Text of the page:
HONG KONG.- Hong Kong-based artist Simon Birch has created Hope and Glory, one of the most ambitious multi-media art projects ever undertaken in Hong Kong.
The unprecedented scale of the show, filling the 20,000sq ft ArtisTree exhibition space in TaiKoo Place, Island East through May 30th, challenges established paradigms in art presentation and construction while bringing the audience on a fascinating and immersive adventure through a metaphorical world - a conceptual circus - created by the artist.
A series of interlinked multi-media installations transform the vast space into a mythological labyrinth, where cultural and personal histories merge, and generating questions of ones own relationship with the past, the present and the future.
Just as the archetypal circus brought together spectacular sideshows from all over the world to create a multi-sensory allegory of foreign adventure, Birch has brought together artists, designers, musicians, filmmakers, photographers, actors, gaming wizards, and architects, from Hong Kong and abroad.
Each has contributed their own particular vision to Hope and Glorys conceptual world of spectacle and wonder. Among Birchs collaborators are artist Stanley Wong, photographer Wing Shya, British rock band UNKLE, filmmaker Eric Hu, designer Douglas Young, architect Paul Kember, actor Daniel Wu, and Beijing-based artist Cang Xin.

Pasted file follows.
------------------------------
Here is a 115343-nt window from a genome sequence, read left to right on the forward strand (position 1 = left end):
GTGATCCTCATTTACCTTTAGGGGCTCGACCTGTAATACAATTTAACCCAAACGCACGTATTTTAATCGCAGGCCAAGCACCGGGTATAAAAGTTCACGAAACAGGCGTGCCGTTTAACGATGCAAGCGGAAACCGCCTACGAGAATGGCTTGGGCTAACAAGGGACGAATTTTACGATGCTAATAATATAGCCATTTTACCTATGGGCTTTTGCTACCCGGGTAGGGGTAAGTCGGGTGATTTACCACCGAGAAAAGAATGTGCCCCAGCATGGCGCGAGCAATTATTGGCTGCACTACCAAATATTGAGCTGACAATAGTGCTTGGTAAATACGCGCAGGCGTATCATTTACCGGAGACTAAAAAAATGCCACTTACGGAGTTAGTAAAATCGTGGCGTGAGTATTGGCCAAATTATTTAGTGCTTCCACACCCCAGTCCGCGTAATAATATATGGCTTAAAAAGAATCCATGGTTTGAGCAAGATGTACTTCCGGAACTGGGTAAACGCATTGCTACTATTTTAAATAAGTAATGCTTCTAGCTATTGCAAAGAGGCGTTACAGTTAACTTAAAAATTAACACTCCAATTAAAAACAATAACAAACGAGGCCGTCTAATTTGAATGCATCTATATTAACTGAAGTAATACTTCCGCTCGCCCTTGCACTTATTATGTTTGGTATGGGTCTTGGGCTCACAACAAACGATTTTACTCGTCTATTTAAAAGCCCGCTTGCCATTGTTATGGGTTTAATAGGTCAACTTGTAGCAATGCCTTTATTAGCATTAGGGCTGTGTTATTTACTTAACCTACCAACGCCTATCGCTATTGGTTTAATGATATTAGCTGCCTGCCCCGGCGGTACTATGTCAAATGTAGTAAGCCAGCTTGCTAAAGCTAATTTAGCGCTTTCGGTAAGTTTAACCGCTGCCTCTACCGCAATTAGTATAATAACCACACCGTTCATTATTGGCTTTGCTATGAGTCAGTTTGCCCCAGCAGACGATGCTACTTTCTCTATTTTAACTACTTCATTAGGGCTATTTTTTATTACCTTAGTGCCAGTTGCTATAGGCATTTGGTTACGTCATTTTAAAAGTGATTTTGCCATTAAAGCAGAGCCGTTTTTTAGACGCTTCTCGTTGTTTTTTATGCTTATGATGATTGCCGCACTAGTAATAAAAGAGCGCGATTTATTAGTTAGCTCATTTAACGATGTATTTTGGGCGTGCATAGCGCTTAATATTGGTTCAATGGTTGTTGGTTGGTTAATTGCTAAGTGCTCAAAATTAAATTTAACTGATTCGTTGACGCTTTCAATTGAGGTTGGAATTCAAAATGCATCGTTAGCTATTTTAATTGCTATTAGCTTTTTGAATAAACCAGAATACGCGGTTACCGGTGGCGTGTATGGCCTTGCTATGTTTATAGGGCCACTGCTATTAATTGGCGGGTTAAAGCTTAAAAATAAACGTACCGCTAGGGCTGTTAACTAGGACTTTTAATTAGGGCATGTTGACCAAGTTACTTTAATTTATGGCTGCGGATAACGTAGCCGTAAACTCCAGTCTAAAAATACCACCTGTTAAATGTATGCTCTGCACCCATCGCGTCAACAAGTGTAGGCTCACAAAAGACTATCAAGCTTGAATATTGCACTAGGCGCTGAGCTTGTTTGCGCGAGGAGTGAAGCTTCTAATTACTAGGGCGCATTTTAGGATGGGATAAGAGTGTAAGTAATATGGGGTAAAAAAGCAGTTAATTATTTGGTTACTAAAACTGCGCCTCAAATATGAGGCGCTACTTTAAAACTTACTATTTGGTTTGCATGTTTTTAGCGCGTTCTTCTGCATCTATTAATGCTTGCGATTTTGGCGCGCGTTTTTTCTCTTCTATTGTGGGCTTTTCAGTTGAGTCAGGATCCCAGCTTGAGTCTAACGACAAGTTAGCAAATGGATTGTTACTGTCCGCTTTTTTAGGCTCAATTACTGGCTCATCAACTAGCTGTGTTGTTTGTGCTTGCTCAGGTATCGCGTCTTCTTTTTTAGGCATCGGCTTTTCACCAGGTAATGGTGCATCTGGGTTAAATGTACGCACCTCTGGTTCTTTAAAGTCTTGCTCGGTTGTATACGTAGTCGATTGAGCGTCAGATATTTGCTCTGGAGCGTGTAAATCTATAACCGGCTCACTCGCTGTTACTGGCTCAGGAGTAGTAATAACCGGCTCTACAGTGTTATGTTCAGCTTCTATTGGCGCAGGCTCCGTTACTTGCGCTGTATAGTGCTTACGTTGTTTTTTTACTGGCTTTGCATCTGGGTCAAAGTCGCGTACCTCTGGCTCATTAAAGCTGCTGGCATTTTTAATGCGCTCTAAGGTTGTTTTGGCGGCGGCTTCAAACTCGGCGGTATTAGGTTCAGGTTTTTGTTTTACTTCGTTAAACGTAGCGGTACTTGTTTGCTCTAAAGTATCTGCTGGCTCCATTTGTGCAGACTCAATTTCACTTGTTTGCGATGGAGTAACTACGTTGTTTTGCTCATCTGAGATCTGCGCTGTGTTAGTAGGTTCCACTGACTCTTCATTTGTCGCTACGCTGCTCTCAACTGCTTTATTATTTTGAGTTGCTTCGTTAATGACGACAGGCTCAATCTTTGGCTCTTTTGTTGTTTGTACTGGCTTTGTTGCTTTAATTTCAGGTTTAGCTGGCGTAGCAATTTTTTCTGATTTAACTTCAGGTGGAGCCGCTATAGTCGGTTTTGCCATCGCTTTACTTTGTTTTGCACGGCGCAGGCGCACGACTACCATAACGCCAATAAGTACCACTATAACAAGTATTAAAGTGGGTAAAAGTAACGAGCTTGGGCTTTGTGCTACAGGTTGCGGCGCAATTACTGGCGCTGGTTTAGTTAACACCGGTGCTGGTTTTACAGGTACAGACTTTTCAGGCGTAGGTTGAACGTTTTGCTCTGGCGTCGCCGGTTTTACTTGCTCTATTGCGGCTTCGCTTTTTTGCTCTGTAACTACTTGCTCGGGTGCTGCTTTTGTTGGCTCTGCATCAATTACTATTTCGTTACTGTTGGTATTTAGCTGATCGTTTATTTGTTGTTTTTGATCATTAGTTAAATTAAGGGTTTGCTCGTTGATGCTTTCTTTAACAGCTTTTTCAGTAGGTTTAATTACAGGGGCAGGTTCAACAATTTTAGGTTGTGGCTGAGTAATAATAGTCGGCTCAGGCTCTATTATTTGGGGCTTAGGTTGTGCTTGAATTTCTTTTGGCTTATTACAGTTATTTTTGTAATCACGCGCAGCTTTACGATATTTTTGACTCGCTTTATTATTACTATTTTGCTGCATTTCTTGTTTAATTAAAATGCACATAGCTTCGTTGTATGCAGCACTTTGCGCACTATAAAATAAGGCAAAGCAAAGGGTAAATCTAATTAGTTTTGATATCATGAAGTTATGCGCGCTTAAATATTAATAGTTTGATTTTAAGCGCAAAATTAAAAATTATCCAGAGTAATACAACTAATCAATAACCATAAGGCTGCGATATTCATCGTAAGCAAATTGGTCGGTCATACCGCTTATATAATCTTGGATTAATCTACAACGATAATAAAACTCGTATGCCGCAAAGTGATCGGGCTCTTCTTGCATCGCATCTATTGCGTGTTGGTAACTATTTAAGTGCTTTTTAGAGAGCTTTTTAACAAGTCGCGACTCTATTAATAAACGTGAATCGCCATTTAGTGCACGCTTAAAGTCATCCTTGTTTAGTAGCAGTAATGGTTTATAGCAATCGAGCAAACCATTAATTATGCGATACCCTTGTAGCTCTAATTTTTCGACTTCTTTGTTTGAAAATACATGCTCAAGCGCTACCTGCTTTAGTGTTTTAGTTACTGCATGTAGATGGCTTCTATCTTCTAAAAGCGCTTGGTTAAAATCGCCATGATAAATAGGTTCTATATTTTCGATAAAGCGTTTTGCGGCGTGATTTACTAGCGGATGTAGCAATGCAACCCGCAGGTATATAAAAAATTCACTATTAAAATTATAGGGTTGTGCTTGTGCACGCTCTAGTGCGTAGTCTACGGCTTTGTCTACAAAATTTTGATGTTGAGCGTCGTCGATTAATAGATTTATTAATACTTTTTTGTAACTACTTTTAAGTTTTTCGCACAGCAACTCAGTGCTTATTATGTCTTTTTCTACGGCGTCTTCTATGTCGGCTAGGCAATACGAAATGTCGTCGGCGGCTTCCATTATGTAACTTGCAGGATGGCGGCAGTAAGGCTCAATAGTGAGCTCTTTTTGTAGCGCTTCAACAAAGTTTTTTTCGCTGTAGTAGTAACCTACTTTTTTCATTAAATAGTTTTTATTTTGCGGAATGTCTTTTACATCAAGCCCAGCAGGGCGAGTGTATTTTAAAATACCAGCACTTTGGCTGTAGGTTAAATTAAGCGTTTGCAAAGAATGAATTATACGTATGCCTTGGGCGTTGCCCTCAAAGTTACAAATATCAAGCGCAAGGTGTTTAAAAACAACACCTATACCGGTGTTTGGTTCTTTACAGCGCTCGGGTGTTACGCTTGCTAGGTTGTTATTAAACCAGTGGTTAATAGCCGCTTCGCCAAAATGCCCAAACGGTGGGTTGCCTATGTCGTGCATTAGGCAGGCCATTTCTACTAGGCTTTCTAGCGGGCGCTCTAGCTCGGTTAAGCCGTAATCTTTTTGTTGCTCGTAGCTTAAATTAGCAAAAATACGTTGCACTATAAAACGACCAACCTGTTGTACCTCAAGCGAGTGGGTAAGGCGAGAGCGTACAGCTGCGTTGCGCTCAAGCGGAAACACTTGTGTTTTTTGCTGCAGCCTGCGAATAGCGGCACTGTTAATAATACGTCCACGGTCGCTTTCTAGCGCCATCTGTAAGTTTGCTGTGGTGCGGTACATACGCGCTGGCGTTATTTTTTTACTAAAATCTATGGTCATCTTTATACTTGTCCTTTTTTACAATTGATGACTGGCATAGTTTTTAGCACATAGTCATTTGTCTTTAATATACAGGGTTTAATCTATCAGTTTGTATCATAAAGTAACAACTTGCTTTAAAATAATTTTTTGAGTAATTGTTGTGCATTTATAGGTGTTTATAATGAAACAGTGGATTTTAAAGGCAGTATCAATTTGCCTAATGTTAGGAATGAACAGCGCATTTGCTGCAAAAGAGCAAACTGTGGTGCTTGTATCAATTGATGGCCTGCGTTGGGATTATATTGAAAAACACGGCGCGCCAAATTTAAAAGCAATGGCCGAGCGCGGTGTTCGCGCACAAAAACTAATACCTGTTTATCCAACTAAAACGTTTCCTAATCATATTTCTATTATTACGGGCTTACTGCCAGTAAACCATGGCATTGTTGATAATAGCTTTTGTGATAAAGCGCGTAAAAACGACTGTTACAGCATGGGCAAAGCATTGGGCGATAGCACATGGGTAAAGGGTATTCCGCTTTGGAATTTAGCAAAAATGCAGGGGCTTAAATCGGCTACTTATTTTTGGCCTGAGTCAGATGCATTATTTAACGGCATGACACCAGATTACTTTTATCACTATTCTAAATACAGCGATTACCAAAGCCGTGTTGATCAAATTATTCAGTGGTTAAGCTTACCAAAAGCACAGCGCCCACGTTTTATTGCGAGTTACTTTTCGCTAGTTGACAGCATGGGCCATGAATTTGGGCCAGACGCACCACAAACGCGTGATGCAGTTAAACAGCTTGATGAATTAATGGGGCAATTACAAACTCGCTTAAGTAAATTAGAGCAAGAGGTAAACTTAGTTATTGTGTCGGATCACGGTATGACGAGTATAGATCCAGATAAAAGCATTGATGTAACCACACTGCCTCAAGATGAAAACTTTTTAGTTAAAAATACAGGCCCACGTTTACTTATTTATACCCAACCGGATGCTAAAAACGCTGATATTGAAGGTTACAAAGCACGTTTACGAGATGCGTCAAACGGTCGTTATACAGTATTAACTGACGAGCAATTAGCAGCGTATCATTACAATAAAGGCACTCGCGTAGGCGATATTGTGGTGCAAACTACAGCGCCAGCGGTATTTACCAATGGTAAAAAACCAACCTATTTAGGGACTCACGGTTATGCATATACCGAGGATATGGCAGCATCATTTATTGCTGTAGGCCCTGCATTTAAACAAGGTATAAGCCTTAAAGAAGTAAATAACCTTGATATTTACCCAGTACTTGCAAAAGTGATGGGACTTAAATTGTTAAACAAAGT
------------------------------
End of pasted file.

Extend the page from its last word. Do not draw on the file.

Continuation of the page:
Birchs monumental show explores a number of major themes that recur in the artists work: the idea of art as a spectacle; the fascination with circuses and fairgrounds, science fiction and mythologies; as well as a preoccupation with the traditions of craftsmanship and labour in art production.
Hope and Glory is deeply informed by the structure of the hero myth that appears in different guises throughout history and across cultures, ranging from the Odyssey of ancient Greece to modern science fiction films like Star Wars and Blade Runner. The narrative that unfolds is a retelling - through film, sculpture, music, video, painting, gaming, and live performance - of archetypal themes, such as the duality of human existence, the relationship between suffering and redemption, the journey from darkness into light, and the leap from adversity into transcendence. By entering into its all-immersive environment, the audience becomes part of this unfolding experience.
The title of the project, Hope and Glory, is an appropriation of the title of a British patriotic song from the close of the Victorian era, Land of Hope and Glory, an anthem that hopes for a mightier and more powerful empire. The use of the title is both ironic and meaningful, referring to the hope and glory that is relative to individual human experience, as well as to the negatives which burden imperial dreams.
One of Birchs intentions in conceiving this monumental installation is the creation of an all-enveloping artistic space that echoes the function of the circus in traditional culture: offering within the frenetic urban environment a temporary place of other-worldly respite and the experience of a communal sense of wonder.
The challenges of realizing a visual arts exhibition of this scale and complexity in Hong Kong have been enormous, but facing them has generated the creation of new mechanisms for building bridges between private and public institutions, and for bringing artists, entrepreneurs, academics and government together.